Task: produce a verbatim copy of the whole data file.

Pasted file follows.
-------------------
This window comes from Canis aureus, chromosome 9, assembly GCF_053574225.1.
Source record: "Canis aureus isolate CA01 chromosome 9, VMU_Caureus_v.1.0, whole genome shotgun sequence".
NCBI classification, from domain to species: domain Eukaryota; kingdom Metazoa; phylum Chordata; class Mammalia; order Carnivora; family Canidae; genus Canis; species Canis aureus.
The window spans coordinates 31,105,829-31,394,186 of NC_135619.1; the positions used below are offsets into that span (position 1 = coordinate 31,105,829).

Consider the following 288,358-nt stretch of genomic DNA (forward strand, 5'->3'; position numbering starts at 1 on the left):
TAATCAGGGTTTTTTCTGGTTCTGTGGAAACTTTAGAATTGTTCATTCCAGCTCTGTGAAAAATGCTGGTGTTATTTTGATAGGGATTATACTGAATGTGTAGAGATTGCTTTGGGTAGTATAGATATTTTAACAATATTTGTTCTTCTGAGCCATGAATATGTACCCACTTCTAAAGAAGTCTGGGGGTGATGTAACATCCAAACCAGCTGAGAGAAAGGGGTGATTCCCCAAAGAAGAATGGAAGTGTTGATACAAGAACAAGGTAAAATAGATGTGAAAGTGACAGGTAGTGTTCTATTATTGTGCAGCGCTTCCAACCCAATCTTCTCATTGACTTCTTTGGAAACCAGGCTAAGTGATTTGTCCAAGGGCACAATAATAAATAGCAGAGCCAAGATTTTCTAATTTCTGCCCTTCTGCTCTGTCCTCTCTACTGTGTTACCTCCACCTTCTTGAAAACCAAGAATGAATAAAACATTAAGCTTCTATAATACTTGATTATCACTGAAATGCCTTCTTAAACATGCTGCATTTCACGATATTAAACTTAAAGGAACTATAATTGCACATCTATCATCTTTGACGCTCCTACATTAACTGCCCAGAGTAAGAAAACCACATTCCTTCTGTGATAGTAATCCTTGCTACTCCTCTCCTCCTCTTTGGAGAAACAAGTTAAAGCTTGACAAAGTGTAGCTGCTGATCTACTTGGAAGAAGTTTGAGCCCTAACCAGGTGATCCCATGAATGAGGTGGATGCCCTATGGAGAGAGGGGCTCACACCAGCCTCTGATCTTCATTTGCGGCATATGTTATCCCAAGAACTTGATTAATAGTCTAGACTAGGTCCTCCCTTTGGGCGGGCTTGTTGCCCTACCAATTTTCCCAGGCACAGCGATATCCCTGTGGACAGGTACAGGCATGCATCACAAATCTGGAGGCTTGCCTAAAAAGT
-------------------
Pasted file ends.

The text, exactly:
This window comes from Canis aureus, chromosome 9, assembly GCF_053574225.1.
Source record: "Canis aureus isolate CA01 chromosome 9, VMU_Caureus_v.1.0, whole genome shotgun sequence".
NCBI classification, from domain to species: domain Eukaryota; kingdom Metazoa; phylum Chordata; class Mammalia; order Carnivora; family Canidae; genus Canis; species Canis aureus.
The window spans coordinates 31,105,829-31,394,186 of NC_135619.1; the positions used below are offsets into that span (position 1 = coordinate 31,105,829).

Consider the following 288,358-nt stretch of genomic DNA (forward strand, 5'->3'; position numbering starts at 1 on the left):
TAATCAGGGTTTTTTCTGGTTCTGTGGAAACTTTAGAATTGTTCATTCCAGCTCTGTGAAAAATGCTGGTGTTATTTTGATAGGGATTATACTGAATGTGTAGAGATTGCTTTGGGTAGTATAGATATTTTAACAATATTTGTTCTTCTGAGCCATGAATATGTACCCACTTCTAAAGAAGTCTGGGGGTGATGTAACATCCAAACCAGCTGAGAGAAAGGGGTGATTCCCCAAAGAAGAATGGAAGTGTTGATACAAGAACAAGGTAAAATAGATGTGAAAGTGACAGGTAGTGTTCTATTATTGTGCAGCGCTTCCAACCCAATCTTCTCATTGACTTCTTTGGAAACCAGGCTAAGTGATTTGTCCAAGGGCACAATAATAAATAGCAGAGCCAAGATTTTCTAATTTCTGCCCTTCTGCTCTGTCCTCTCTACTGTGTTACCTCCACCTTCTTGAAAACCAAGAATGAATAAAACATTAAGCTTCTATAATACTTGATTATCACTGAAATGCCTTCTTAAACATGCTGCATTTCACGATATTAAACTTAAAGGAACTATAATTGCACATCTATCATCTTTGACGCTCCTACATTAACTGCCCAGAGTAAGAAAACCACATTCCTTCTGTGATAGTAATCCTTGCTACTCCTCTCCTCCTCTTTGGAGAAACAAGTTAAAGCTTGACAAAGTGTAGCTGCTGATCTACTTGGAAGAAGTTTGAGCCCTAACCAGGTGATCCCATGAATGAGGTGGATGCCCTATGGAGAGAGGGGCTCACACCAGCCTCTGATCTTCATTTGCGGCATATGTTATCCCAAGAACTTGATTAATAGTCTAGACTAGGTCCTCCCTTTGGGCGGGCTTGTTGCCCTACCAATTTTCCCAGGCACAGCGATATCCCTGTGGACAGGTACAGGCATGCATCACAAATCTGGAGGCTTGCCTAAAAAGT